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Friday, January 9, 2015

Weligama after 20 years


by Dr Nihal D Amerasekera  

 

Those were happy peaceful days in my youth when life was full and in harmony with nature. During the long University vacation  I decided to travel home armed with some reading material. I can still recall the large black canopy of the Fort Railway Station and the smell of steam and burning coal. There was soot everywhere. The trains hissed and puffed and screeched incessantly. The 3 hour journey was uneventful but for a talkative young Englishman seated in front who began a long conversation. He indulged lavishly in the Vadeys and pineapples sold by the vendors at the Railway Stations along the way. The sight of the stilt-fishermen, with their unique style of fishing from a perch on a sturdy pole 20-50 meters out to sea remain in my memory still.

In 1962 my father was working for the Local Government in Weligama. My parents then lived on the outskirts of the town some distance away from the sea on the Akuressa Road. On either side were paddy fields, banana plantations and palm trees. Across in the distance was the backdrop of purple mountains. Ours was a new house built on a hillside surrounded by tall jak, breadfruit and mango trees. It was an idyllic setting with a gravel path leading up to the house. At the edge of the property  was a stream full of fish. At night the frogs made an awful racket. In the morning the  dawn chorus was deafening.  During the day I walked in the garden sat beneath the trees. Sometimes I did some fishing downstream and enjoyed seeing the village damsels frolicking and bathing in the muddy pool.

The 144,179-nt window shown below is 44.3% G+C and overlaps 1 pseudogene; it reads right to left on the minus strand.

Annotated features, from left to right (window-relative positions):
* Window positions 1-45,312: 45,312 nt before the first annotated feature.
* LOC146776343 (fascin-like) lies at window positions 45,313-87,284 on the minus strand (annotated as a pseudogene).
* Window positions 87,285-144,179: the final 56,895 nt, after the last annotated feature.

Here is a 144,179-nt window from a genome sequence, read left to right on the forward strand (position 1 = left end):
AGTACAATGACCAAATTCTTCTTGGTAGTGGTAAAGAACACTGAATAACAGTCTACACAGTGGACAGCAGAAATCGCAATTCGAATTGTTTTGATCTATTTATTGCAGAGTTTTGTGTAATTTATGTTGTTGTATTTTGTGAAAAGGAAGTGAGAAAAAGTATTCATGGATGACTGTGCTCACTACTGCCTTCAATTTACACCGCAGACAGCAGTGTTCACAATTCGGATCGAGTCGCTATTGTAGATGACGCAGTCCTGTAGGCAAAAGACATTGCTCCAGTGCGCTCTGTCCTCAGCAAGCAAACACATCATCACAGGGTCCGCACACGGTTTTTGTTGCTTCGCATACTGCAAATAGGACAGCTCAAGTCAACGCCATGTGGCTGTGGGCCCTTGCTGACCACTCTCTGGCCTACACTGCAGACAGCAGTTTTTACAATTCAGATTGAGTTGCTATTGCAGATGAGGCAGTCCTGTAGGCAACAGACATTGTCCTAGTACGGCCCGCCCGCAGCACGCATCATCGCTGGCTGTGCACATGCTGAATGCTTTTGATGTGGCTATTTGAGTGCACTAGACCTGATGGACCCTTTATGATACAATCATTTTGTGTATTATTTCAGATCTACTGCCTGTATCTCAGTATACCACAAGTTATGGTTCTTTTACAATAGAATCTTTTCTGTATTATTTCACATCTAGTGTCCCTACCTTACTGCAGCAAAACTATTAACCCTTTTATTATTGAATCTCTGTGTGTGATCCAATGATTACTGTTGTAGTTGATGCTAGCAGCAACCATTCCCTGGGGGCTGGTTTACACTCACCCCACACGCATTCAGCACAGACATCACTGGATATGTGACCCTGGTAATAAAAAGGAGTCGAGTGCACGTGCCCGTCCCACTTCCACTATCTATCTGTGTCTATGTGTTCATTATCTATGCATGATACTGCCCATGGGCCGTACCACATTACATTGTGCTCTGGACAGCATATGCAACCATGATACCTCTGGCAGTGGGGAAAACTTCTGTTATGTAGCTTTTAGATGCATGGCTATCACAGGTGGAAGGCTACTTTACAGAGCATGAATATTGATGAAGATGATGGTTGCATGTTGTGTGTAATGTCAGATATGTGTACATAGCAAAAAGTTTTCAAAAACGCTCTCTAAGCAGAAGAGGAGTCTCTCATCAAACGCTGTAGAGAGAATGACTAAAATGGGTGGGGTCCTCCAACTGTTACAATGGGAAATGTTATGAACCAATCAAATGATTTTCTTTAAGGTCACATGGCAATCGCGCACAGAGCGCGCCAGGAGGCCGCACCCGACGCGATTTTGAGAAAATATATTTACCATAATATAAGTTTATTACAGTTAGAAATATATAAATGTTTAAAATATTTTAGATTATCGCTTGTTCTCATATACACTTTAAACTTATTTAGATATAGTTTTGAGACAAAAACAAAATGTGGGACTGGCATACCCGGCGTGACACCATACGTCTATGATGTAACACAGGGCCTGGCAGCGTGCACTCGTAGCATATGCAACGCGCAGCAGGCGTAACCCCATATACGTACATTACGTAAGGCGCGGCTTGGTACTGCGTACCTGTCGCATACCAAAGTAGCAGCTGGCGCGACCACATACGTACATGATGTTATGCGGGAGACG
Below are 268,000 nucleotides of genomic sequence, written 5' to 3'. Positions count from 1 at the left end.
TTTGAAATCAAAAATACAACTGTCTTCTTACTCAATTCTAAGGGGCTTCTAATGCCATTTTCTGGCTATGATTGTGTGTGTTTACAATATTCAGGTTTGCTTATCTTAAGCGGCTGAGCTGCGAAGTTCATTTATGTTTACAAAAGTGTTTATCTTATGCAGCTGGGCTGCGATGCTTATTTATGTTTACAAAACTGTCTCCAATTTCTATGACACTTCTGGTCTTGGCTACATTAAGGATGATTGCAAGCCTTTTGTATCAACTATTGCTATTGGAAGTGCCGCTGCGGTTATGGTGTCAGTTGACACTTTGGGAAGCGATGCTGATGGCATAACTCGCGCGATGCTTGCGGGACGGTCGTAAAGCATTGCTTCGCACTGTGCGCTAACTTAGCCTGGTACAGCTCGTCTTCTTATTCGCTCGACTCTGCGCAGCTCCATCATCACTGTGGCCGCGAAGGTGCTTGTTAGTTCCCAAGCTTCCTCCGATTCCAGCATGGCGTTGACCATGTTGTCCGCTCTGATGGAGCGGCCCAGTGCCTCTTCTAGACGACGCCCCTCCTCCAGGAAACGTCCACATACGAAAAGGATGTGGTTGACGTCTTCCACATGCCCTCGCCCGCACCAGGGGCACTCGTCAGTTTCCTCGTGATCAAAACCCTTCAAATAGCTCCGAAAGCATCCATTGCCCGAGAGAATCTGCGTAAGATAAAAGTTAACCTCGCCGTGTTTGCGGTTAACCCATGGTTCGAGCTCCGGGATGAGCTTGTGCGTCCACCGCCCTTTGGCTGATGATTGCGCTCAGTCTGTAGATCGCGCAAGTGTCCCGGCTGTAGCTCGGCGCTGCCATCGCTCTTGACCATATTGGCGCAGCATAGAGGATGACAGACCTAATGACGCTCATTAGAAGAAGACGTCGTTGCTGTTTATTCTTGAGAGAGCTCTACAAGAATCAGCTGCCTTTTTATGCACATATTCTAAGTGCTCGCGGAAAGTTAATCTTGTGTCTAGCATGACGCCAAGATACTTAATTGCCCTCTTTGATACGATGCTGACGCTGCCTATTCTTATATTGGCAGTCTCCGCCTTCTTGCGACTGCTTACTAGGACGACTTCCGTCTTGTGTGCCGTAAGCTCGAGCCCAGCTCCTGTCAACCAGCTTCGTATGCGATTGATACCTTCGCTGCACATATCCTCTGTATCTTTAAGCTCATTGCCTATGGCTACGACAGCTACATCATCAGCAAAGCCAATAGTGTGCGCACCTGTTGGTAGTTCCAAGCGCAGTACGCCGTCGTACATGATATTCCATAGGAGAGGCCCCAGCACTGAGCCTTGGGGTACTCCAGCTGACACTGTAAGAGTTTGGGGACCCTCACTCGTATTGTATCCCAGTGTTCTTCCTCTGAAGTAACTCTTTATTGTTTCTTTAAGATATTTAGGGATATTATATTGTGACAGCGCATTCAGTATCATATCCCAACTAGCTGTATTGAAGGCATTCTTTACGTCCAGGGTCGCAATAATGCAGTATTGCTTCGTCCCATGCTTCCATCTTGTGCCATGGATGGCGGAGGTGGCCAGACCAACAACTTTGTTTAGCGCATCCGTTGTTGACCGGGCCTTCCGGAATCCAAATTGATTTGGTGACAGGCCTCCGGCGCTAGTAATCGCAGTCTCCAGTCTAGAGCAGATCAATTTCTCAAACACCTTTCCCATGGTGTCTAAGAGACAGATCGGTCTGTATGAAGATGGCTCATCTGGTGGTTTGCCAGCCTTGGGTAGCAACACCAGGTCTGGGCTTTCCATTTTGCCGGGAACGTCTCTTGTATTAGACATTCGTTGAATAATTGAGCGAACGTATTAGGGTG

In the warm afternoons I went out for a walk across the fields or through the forest. Every meal was a feast of mouth watering sea food with a pot of local curd and honey. The short walk to town was full of greetings from the friendly locals.  A retired Apothecary lived in a large mansion nearby. He was a quiet kind man with a few professional anecdotes which he related over and over again. In the evenings we went to the old Rest House by the sea. It was beautifully located at the edge of the Weligama bay . The tall cylindrical columns of its long verandahs gave it a colonial feel. On many occasions I had sat on the rocks watching the waves roll in. It was very pretty at sunset to see the boats go out to sea and the shimmering lights appear across the bay in the far distance. Heaven and earth seem very near to each other.

Off the beach is an extraordinary villa occupying a 2 acre island in Weligama Bay. It was built in the 1920s by the traveller and gardener Count de Mauny. The island was a  famous destination for many notables from different nations, including the novelist Paul Bowles. Its spectacular tropical gardens, and  octagonal-shaped house is breathtakingly beautiful. Its early colonial furnishings, large circular  verandahs make you step back into the 1930’s and is a travellers dream. Music from Noel Cowards “a Room with a view” wafts in the background giving it an “olde world” feel. The Count finally chose to live his eternal dream of peace and tranquillity close to nature ending his days in this paradise island. There was a busy main street of small shops and a fish market. The Railway Station was small and had a quaint grey picket fence. I still remember its Seth Thomas pendulum clock in the Station Masters Office. There was just the one doctor working in Private Practice – Dr Nugara a kindly gentleman of immense grace and charm. He later left to settle in Australia. Sometimes we visited relatives in Kitulampitiya Galle and occasionally went to Matara to see the sights. After my vacation I said goodbye to my idyllic home to return to Colombo and  a busy schedule of hard work.